Deals, Mergers & Acquisitions
• Breitburn Energy Partners said it would acquire QR Energy LP in an equity-and-cash deal valued at nearly $2 billion. The combined company will become the largest, oil-weighted upstream oil and gas master limited partnership, with current average daily production of about 57,300 barrels of oil equivalent a day
• Venezuela’s state-run energy firm Petróleos de Venezuela (Pdvsa) reported on 25 July 2014 that it would analyze offers from interested parties to buy its United States-based subsidiary Citgo. Reportedly, the government has received offers from Goldman Sachs, JP Morgan, and Deutsche Bank, ranging from $10 to $15 billion. Citgo’s assets include three refineries with a total capacity of 750,000 barrels per day, 48 storage facilities for gas and other derivatives, three wholly owned pipelines and stakes in six other pipelines in the United States
• India's state-owned Oil & Natural Gas Corp and Oil India Ltd have submitted a joint bid for around $1.5 billion for a stake in Murphy Oil Corp's Malaysian oil and gas assets
• US-based Apache Corp is planning to sell its interests in two LNG projects—Wheatstone LNG in Australia and Kitimat LNG in Canada, reportedly under pressure from Jana Partners, activist-investor group
• More broadly, we are looking closely at China, which is likely to invest further in infrastructure and energy assets owned by the Italian and other eurozone governments
Political, Geopolitical & Conflict Updates
In Libya, a massive oil depot caught fire earlier this week as a result of clashes for control of the international airport in the capital city, Tripoli. The clashes involve rival militia groups. This battle has been raging for two weeks now, while the airport has since been nominally under the control of militias from Misrata. The oil depot, which is now ablaze, threatens to ignite nearby liquid gas storages. Clashes between militias and the Libyan armed forces also continue in the eastern city of Benghazi, with around 40 dead as of the time of writing. We recommend full evacuation of Libya, even for essential personnel, though we caution that evacuation options are becoming increasingly limited.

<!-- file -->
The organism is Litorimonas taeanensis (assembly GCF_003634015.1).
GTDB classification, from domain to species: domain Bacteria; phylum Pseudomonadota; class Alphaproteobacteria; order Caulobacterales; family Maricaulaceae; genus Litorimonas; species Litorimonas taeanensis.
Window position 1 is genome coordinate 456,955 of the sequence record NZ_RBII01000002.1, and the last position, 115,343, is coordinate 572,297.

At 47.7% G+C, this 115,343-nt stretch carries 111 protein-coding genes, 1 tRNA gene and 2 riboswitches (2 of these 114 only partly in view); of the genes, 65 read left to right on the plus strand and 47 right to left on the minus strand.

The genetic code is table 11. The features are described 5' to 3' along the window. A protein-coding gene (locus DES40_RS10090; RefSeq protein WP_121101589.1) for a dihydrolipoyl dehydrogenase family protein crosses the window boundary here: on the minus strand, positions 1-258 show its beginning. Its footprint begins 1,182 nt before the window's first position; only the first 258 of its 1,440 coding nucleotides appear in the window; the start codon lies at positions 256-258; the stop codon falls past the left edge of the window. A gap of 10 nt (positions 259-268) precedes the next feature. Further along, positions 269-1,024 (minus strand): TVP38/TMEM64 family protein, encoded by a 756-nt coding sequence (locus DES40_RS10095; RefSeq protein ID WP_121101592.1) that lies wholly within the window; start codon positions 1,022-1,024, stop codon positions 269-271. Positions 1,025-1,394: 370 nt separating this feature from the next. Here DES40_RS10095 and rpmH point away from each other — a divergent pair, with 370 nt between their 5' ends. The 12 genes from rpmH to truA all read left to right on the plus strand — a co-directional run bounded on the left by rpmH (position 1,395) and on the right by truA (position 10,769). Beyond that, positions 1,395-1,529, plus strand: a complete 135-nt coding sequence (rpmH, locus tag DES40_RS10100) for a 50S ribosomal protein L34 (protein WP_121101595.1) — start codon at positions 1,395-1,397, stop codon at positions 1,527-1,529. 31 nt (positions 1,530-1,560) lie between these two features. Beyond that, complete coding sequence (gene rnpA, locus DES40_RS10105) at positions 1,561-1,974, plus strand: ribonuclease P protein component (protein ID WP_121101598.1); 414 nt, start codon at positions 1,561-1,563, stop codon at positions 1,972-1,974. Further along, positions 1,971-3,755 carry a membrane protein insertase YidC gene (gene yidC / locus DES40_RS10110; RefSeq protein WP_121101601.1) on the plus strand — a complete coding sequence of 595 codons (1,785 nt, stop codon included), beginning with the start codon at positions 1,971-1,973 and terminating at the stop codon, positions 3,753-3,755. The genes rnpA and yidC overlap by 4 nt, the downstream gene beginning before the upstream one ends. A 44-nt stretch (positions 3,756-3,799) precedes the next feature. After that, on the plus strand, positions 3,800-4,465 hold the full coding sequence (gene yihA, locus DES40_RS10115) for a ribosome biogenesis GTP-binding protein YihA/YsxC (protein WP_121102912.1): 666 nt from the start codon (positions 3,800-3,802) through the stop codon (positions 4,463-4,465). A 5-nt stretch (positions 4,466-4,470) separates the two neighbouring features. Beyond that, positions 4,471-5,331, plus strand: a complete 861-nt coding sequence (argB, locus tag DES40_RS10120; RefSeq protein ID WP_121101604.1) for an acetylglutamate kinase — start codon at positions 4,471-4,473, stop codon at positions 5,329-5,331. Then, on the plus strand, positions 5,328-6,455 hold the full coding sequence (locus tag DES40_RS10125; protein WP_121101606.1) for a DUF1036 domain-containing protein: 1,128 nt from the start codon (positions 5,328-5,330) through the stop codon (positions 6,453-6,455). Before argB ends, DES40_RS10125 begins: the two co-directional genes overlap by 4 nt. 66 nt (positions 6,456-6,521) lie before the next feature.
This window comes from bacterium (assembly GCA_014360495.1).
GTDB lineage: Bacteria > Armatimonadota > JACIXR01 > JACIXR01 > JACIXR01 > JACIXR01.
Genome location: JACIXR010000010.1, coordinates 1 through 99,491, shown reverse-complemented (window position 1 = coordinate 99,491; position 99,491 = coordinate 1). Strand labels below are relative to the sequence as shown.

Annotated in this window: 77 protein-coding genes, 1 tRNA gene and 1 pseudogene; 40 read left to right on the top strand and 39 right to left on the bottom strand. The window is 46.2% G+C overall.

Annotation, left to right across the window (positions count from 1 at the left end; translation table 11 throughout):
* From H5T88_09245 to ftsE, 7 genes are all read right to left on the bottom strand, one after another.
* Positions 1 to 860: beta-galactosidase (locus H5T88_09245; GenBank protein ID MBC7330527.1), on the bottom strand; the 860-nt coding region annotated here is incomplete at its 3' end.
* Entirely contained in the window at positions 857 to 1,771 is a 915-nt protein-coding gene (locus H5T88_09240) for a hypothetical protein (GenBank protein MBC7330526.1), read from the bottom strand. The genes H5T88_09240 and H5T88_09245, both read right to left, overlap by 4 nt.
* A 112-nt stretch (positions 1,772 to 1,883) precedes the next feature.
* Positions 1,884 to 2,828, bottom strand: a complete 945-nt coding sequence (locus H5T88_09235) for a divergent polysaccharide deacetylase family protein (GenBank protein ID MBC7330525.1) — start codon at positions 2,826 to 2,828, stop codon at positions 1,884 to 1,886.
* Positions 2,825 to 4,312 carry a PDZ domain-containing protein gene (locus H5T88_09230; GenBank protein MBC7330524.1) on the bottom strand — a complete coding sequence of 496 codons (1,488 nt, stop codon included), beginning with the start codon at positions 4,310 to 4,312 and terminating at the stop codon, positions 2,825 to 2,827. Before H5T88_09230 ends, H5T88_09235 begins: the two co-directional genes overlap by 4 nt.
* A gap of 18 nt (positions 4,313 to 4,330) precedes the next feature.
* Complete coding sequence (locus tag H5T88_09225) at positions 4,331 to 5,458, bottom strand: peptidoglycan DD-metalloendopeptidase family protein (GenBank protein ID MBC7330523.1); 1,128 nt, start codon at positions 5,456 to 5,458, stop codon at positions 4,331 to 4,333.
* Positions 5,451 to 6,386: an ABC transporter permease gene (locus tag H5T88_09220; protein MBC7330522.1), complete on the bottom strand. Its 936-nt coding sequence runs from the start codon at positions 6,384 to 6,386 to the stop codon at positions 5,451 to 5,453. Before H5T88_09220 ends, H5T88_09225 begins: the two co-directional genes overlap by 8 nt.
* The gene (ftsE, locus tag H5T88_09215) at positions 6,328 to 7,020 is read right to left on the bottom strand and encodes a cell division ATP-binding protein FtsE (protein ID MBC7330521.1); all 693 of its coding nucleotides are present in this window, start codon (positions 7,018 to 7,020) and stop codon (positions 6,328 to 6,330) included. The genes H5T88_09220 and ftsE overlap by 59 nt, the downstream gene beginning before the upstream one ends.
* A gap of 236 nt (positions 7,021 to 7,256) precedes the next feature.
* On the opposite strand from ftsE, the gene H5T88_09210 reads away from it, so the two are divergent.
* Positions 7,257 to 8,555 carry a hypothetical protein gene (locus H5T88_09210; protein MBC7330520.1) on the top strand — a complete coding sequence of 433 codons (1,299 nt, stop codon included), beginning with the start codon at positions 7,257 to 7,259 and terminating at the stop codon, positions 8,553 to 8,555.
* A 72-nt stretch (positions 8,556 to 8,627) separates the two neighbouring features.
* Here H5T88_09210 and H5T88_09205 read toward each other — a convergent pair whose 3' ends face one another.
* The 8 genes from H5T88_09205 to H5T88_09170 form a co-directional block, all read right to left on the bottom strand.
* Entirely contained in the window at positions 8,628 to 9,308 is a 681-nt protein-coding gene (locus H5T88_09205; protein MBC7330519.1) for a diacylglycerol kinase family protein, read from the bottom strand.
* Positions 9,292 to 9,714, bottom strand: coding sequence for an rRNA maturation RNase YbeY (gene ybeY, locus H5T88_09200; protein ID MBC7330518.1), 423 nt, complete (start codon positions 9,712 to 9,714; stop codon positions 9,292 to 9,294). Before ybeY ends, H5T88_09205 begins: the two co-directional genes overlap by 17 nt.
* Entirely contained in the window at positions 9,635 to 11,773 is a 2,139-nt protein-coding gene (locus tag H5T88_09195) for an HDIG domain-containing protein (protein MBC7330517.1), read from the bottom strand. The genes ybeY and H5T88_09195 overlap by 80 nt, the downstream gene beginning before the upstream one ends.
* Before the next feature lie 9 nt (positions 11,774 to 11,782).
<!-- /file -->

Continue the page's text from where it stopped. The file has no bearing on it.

In Argentina, our partners at Southern Pulse caution about the implications of an indefinite strike by energy workers in Neuguen province over the coming months. The government has made efforts to attract investment into the Vaca Muerta shale and gas formation in this area, but strikes are likely to set these efforts back.
While the big geopolitical issue over Ukraine is EU and US sanctions against Russia, what we are looking more closely at is the potential for reforming Ukraine’s gas sector. This will be extremely challenging and can only be done by an external actor at this point due to the collective vested interests of a group of powerful energy stakeholders who will thwart any real reform efforts.
As we have noted before, Bulgaria could very well be the next Ukraine, and we are closely watching upcoming elections and the potential for a renewed political crisis, of which energy and banking issues will play the key roles. The resignation of Bulgarian Prime Minister Plamen Oresharski and his government was expected, but what comes next is not so certain. Parliament will now be formally dissolved on August 6 and President Rosen Plevneliev will appoint a caretaker government to steer Bulgaria until fall elections, which the center-right GERB party is tipped to win.